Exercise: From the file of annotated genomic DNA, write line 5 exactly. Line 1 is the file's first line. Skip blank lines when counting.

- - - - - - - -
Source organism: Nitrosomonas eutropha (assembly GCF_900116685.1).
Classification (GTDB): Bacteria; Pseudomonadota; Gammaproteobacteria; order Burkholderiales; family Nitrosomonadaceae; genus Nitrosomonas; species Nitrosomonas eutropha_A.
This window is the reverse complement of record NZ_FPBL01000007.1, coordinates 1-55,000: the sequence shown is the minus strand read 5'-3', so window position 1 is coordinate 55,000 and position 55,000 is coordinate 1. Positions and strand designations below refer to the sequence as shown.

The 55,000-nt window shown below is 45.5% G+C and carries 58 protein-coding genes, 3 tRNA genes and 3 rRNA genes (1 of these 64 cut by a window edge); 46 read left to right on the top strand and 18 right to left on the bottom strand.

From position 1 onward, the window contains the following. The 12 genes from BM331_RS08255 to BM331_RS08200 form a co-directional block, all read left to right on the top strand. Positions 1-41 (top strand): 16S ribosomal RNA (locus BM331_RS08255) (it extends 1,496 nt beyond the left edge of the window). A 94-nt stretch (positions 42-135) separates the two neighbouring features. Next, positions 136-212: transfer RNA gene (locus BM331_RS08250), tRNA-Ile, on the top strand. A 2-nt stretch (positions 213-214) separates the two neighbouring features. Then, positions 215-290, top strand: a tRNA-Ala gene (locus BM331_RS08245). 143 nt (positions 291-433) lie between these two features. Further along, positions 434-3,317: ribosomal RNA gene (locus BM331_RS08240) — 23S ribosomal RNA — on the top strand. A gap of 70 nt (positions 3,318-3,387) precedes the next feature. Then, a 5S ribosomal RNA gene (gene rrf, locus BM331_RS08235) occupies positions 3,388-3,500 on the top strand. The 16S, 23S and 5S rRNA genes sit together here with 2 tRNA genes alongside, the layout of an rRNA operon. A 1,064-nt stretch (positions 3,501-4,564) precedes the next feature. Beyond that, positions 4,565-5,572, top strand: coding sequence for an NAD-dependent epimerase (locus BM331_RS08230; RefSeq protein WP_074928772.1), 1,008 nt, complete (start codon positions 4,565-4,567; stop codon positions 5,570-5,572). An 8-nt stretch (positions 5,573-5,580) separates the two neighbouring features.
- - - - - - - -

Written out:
From position 1 onward, the window contains the following. The 12 genes from BM331_RS08255 to BM331_RS08200 form a co-directional block, all read left to right on the top strand. Positions 1-41 (top strand): 16S ribosomal RNA (locus BM331_RS08255) (it extends 1,496 nt beyond the left edge of the window). A 94-nt stretch (positions 42-135) separates the two neighbouring features. Next, positions 136-212: transfer RNA gene (locus BM331_RS08250), tRNA-Ile, on the top strand. A 2-nt stretch (positions 213-214) separates the two neighbouring features. Then, positions 215-290, top strand: a tRNA-Ala gene (locus BM331_RS08245). 143 nt (positions 291-433) lie between these two features. Further along, positions 434-3,317: ribosomal RNA gene (locus BM331_RS08240) — 23S ribosomal RNA — on the top strand. A gap of 70 nt (positions 3,318-3,387) precedes the next feature. Then, a 5S ribosomal RNA gene (gene rrf, locus BM331_RS08235) occupies positions 3,388-3,500 on the top strand. The 16S, 23S and 5S rRNA genes sit together here with 2 tRNA genes alongside, the layout of an rRNA operon. A 1,064-nt stretch (positions 3,501-4,564) precedes the next feature. Beyond that, positions 4,565-5,572, top strand: coding sequence for an NAD-dependent epimerase (locus BM331_RS08230; RefSeq protein WP_074928772.1), 1,008 nt, complete (start codon positions 4,565-4,567; stop codon positions 5,570-5,572). An 8-nt stretch (positions 5,573-5,580) separates the two neighbouring features.